This is a rare occurrence, according to a study from the University of Cambridge, published in the journal Current Biology.
The team found that beavers living in the U.K.’s River Beavers Reserve are more vulnerable to being struck by lightning than beavers in the rest of the country.
The beavers, which are considered endangered, are not found in the North of England, but in the east and south of England.
The researchers monitored a group of beavers that have been living in a lake near the village of Dandenong, in the west of England since 2001.
The scientists found that they are most vulnerable to lightning when they are out of the water.
“These beavers have an excellent natural ability to detect and track lightning strikes, which can be used to estimate the time of day when lightning strikes and to provide warnings to their neighbours,” the team wrote.
“We found that the beavers were more vulnerable when they were out of water, which is probably because they rely on a relatively shallow, relatively dry environment for their food.”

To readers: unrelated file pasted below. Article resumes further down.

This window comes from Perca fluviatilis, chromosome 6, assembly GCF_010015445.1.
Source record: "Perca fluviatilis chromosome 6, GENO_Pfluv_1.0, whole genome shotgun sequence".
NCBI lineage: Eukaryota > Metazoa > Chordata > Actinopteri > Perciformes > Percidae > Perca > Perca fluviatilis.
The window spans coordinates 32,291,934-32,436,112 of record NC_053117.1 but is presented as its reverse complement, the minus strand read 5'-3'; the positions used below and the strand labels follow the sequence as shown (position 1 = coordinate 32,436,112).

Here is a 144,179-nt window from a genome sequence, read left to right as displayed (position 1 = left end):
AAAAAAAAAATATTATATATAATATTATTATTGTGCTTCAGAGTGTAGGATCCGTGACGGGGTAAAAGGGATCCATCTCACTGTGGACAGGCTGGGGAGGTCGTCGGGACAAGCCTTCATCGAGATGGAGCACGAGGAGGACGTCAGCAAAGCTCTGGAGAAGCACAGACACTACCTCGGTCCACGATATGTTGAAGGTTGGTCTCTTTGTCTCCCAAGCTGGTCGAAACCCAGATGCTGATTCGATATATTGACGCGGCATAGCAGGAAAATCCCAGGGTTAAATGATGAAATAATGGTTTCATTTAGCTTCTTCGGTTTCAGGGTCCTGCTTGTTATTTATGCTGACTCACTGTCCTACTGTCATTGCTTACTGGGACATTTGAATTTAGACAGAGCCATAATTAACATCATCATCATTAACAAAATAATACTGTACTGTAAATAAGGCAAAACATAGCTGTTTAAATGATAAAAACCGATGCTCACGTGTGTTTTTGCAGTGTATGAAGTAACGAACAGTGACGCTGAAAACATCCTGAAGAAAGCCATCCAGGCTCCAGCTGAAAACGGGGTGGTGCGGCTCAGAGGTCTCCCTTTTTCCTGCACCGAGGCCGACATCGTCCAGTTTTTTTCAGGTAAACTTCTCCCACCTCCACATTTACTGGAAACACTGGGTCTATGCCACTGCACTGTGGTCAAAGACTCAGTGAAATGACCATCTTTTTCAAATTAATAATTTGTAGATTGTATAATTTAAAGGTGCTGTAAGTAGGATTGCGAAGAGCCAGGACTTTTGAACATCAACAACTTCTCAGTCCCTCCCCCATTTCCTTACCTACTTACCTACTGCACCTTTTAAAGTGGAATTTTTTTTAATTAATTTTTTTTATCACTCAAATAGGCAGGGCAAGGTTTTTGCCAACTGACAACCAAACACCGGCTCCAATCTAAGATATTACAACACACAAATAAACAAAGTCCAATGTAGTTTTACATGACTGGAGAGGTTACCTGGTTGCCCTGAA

The beaver was first spotted by a local farmer in 2002.
The study looked at the animals’ movements, including the times of day they were able to spot the lightning, as well as the number of times they were in the area.
“The beards of beaver males are often very short and very stubby, and therefore they have to use very short, stubby beaks to grab their food,” said study co-author Mark Smith.
“This allows them to stay in their homes for longer periods of time and thus allows them time to recover and rebuild their beaks, which also reduces their risk of injury.”
The study also found that in the presence of lightning, beavers are more likely to be struck by a falling tree branch than any other animal.
“Beavers are relatively poor climbers and so they are vulnerable to falling branches when they’re out of their homes,” Smith added.
“They are also less likely to have any access to water, so they need to be out of sight and able to recover quickly from a fallen branch.”